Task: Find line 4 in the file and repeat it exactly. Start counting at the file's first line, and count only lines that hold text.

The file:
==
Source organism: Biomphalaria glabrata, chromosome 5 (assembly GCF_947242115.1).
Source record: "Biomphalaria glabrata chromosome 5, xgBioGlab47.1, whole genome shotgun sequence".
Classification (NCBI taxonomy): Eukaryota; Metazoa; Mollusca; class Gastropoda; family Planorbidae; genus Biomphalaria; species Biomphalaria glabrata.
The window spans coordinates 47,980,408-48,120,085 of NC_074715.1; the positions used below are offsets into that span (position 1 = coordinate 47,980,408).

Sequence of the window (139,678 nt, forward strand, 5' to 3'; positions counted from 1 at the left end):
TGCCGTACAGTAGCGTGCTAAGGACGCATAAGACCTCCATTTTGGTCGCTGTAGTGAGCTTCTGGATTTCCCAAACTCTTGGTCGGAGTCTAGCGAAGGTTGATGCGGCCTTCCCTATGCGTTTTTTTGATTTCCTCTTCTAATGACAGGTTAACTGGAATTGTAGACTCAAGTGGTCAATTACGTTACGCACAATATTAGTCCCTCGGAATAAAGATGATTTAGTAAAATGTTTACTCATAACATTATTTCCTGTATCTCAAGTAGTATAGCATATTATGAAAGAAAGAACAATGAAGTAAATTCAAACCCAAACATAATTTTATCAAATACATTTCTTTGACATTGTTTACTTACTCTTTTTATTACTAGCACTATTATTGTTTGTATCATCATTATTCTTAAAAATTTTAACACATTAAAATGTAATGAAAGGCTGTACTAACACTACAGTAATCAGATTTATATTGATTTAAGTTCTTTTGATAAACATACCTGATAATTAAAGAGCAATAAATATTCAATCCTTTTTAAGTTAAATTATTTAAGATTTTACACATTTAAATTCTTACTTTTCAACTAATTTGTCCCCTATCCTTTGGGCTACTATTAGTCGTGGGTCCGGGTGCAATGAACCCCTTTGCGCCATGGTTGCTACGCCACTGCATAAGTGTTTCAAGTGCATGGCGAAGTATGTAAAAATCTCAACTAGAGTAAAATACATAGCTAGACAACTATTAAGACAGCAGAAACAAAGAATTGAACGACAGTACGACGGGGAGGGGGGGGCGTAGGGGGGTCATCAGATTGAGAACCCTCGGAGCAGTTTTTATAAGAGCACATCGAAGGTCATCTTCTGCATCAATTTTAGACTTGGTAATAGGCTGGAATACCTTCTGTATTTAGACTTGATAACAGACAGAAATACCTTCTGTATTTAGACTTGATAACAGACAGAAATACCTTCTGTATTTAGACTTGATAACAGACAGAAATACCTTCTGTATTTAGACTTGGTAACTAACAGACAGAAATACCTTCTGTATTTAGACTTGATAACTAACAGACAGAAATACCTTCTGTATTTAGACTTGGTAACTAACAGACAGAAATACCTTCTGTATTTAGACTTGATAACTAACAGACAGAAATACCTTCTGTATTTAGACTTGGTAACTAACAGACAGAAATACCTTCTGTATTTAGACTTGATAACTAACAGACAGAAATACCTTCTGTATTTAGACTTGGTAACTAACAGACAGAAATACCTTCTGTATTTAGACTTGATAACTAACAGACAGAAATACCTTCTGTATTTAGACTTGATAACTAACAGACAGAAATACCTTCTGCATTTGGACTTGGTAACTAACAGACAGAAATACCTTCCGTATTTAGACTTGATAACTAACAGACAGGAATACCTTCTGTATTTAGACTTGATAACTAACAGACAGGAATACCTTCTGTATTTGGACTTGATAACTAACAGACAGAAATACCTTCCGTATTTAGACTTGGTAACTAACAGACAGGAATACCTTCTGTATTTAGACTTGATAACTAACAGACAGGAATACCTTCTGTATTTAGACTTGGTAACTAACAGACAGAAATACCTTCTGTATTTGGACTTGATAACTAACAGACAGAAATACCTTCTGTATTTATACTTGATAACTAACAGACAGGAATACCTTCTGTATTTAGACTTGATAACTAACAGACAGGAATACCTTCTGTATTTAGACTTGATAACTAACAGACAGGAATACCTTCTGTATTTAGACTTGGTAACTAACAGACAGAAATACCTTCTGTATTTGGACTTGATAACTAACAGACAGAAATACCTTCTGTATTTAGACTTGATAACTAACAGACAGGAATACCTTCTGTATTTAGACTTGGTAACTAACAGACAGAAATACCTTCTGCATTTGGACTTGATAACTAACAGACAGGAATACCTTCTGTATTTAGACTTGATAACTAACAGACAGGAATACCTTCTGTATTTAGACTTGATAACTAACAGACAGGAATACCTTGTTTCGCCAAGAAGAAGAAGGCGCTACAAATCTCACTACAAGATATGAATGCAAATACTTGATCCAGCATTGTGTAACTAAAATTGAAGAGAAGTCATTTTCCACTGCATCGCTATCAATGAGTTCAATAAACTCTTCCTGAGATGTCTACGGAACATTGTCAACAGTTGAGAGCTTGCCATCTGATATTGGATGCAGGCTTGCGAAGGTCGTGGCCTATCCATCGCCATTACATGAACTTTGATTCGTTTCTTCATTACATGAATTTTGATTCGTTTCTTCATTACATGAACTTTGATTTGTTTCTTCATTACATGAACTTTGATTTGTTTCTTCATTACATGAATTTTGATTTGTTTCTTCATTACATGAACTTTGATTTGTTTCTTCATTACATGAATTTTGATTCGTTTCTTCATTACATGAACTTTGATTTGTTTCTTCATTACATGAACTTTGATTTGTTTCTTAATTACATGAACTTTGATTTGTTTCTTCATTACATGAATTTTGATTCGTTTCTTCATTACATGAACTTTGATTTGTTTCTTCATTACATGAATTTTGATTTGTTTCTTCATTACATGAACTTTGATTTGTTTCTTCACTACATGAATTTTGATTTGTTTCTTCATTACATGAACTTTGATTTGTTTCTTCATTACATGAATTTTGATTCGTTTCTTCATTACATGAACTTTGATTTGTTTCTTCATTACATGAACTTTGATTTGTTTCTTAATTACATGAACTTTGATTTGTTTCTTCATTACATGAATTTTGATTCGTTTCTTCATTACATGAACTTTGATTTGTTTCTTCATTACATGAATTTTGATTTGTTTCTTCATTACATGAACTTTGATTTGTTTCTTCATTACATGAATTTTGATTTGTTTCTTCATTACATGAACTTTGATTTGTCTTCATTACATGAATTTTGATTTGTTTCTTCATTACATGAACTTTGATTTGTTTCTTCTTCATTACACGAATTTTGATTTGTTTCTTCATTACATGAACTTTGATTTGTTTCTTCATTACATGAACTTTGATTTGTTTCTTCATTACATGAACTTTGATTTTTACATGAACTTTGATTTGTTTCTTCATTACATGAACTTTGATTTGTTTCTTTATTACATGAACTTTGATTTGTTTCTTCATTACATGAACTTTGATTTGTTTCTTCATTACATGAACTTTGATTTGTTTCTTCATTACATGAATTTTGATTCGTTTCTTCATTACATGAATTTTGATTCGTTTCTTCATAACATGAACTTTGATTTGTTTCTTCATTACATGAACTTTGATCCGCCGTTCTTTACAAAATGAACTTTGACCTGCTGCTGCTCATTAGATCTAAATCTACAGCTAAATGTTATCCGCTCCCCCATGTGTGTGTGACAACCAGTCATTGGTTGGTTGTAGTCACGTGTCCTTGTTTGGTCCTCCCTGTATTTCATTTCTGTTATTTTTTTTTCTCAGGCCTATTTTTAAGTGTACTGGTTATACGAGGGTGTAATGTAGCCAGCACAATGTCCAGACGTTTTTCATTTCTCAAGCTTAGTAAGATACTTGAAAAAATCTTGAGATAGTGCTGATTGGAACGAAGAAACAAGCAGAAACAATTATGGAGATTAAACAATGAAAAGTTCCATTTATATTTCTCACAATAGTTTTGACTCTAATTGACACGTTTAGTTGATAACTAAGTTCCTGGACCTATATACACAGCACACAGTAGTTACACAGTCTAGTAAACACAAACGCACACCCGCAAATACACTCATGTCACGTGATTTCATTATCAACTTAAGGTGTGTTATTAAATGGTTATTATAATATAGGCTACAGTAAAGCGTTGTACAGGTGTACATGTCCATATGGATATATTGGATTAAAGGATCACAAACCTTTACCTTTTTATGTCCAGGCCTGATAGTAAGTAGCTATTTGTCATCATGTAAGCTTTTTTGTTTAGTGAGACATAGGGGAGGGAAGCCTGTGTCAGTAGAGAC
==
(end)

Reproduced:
The window spans coordinates 47,980,408-48,120,085 of NC_074715.1; the positions used below are offsets into that span (position 1 = coordinate 47,980,408).